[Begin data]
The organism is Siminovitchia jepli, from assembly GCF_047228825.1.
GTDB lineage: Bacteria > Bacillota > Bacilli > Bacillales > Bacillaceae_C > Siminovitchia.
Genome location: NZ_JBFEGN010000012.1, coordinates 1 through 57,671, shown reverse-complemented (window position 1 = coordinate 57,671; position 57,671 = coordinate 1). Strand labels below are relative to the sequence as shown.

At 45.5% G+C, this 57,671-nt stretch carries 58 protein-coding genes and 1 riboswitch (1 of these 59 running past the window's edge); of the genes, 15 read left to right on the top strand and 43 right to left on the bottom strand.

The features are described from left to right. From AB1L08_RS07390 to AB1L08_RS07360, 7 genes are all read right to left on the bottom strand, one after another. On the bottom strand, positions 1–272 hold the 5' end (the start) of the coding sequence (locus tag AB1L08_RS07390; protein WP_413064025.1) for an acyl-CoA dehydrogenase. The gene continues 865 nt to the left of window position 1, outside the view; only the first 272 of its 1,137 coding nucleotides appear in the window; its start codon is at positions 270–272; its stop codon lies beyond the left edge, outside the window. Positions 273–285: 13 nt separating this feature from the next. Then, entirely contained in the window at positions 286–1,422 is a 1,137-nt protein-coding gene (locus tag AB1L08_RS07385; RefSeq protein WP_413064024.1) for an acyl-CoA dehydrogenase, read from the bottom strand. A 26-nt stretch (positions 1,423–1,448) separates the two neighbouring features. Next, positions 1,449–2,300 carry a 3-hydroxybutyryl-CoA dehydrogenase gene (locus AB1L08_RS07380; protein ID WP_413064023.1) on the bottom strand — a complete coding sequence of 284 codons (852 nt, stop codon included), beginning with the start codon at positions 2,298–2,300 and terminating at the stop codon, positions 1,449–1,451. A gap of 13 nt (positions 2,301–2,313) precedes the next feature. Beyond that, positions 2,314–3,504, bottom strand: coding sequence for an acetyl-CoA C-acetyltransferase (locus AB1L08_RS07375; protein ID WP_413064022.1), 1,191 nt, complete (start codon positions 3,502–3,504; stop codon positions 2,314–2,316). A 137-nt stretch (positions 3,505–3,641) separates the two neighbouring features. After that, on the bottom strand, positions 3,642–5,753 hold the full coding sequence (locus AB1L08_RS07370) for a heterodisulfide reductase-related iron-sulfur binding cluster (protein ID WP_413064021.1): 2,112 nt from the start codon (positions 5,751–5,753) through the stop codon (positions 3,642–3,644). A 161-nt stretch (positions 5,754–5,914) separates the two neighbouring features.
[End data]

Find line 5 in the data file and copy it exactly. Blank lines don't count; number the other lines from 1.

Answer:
The features are described from left to right. From AB1L08_RS07390 to AB1L08_RS07360, 7 genes are all read right to left on the bottom strand, one after another. On the bottom strand, positions 1–272 hold the 5' end (the start) of the coding sequence (locus tag AB1L08_RS07390; protein WP_413064025.1) for an acyl-CoA dehydrogenase. The gene continues 865 nt to the left of window position 1, outside the view; only the first 272 of its 1,137 coding nucleotides appear in the window; its start codon is at positions 270–272; its stop codon lies beyond the left edge, outside the window. Positions 273–285: 13 nt separating this feature from the next. Then, entirely contained in the window at positions 286–1,422 is a 1,137-nt protein-coding gene (locus tag AB1L08_RS07385; RefSeq protein WP_413064024.1) for an acyl-CoA dehydrogenase, read from the bottom strand. A 26-nt stretch (positions 1,423–1,448) separates the two neighbouring features. Next, positions 1,449–2,300 carry a 3-hydroxybutyryl-CoA dehydrogenase gene (locus AB1L08_RS07380; protein ID WP_413064023.1) on the bottom strand — a complete coding sequence of 284 codons (852 nt, stop codon included), beginning with the start codon at positions 2,298–2,300 and terminating at the stop codon, positions 1,449–1,451. A gap of 13 nt (positions 2,301–2,313) precedes the next feature. Beyond that, positions 2,314–3,504, bottom strand: coding sequence for an acetyl-CoA C-acetyltransferase (locus AB1L08_RS07375; protein ID WP_413064022.1), 1,191 nt, complete (start codon positions 3,502–3,504; stop codon positions 2,314–2,316). A 137-nt stretch (positions 3,505–3,641) separates the two neighbouring features. After that, on the bottom strand, positions 3,642–5,753 hold the full coding sequence (locus AB1L08_RS07370) for a heterodisulfide reductase-related iron-sulfur binding cluster (protein ID WP_413064021.1): 2,112 nt from the start codon (positions 5,751–5,753) through the stop codon (positions 3,642–3,644). A 161-nt stretch (positions 5,754–5,914) separates the two neighbouring features.